LinkedIn Influencers: Please, Stop.

Fake inspirational stories and forced advice do not impress anyone

Jessica Lim
Nov 21 · 4 min read
Social media icons on a screen.
Social media icons on a screen.
Pixabay | Pexels

Influencers are not a new concept in our social-media-centered world. Whether on Twitter, Instagram, or YouTube, that little blue verified checkmark makes everyone’s heart flutter a little.

So I guess it shouldn’t be shocking that LinkedIn is hopping on the trend.

I mean, you would think that individuals frequenting a professional networking site would be immune to the superficiality of being an internet sensation just for the sake of… being an internet sensation.

But I guess by that same logic, when you have a group of highly ambitious individuals who want to have some claim to fame, they’ll find a way.

I guess being a “LinkedIn Influencer” is how high ranking professionals can live their dreams of being a social media sensation in a socially acceptable way.

I am the first to admit that Linkedin is an insanely valuable tool. I really like networking and meeting new people. And I’m a huge fan of content. For the most part, I actually really enjoy inspirational stories and advice.

For that reason, scrolling through LinkedIn posts used to be one of my favorite things. I remember a few years back, I would use LinkedIn as an authentic lens into the real lives of people.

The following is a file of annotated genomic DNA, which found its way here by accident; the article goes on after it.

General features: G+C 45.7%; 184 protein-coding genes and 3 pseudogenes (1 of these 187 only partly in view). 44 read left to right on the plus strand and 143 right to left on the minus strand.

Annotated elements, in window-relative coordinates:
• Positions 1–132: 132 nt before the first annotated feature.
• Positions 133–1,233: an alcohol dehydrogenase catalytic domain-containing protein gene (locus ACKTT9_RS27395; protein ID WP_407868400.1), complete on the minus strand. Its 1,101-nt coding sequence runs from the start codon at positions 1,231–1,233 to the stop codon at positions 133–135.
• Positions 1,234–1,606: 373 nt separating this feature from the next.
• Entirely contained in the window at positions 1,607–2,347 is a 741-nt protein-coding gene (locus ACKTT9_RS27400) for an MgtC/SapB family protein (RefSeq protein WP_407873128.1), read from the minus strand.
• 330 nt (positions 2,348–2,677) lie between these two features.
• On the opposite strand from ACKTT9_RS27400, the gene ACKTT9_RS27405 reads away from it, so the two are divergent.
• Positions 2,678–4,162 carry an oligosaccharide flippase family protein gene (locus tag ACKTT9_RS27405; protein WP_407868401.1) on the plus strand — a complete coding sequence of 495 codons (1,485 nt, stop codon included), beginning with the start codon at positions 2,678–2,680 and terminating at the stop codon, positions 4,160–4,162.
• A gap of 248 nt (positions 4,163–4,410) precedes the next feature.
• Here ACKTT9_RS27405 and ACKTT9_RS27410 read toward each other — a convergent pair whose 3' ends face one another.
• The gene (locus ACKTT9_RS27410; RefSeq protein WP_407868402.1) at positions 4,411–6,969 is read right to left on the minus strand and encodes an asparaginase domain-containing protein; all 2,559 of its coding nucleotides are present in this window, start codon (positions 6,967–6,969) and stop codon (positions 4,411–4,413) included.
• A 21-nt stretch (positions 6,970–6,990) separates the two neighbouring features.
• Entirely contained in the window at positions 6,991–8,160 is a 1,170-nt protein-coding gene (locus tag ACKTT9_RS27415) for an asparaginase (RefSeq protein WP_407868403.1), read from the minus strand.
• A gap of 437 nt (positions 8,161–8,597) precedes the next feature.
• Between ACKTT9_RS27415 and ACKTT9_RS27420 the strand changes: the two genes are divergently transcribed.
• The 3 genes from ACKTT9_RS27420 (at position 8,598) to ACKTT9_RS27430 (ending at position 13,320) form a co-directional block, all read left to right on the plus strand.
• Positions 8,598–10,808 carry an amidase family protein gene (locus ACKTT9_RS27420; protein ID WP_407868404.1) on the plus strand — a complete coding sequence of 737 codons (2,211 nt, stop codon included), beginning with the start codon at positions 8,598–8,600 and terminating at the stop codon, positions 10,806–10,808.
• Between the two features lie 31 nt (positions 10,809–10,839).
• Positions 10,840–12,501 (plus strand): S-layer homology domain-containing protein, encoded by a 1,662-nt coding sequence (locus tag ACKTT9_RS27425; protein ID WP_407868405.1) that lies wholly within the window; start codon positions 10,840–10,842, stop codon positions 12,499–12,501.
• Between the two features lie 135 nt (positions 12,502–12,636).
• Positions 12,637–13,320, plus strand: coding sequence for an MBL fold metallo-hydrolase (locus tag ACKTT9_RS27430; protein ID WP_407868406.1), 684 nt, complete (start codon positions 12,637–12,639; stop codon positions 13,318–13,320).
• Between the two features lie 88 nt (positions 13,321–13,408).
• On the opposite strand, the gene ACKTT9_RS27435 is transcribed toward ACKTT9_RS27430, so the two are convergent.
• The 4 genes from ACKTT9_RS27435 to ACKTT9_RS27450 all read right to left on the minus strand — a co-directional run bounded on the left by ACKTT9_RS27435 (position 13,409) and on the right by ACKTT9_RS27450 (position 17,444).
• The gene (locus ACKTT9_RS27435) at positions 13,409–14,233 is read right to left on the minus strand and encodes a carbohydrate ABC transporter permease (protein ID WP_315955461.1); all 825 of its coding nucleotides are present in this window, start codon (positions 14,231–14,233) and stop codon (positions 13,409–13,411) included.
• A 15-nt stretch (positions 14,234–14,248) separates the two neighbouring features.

I wish I could say the same nowadays.

I still love a good post with original content that comes from the heart. Unexpected obstacles-turned-advice and genuine feel-good stories get me every time. And when people use their networks to help others find opportunities… well it helps me restore my faith in humanity.

It’s just unfortunate that I have to scroll through so much BS to find that.

Yesterday, a candidate came to her interview ten minutes late.

I interviewed her anyway.

She had a resume gap from maternity leave but I trusted my gut and hired her.

Today she is one of my best employees.

*insert inspirational quote here*

Sound familiar?

I don't know how many times I’ve seen that same post on LinkedIn in the past year. Sometimes people put a bit of effort in. Sometimes it’s another variation of a late interviewee or a candidate with a resume hole.

Other times people don’t even try. I will literally read a word-for-word copy of a post I saw one week earlier.

Tell me what the point of that post is? What are you trying to achieve? Who are you trying to impress?

To the interviewer who actually had that experience and first posted about their empathy, good on you. Thanks for showing human decency and for sharing this story.

To everyone else, are you really stealing someone else’s story just so you can “influence”?

Don't tell me you think it’s an important message because guess what... there is a share button on every post. And don’t use the excuse that you actually had a similar experience, because why is it that you never shared it before? Was it not cool enough before? And now that a similar post is going viral, you want to get those pats on the back too?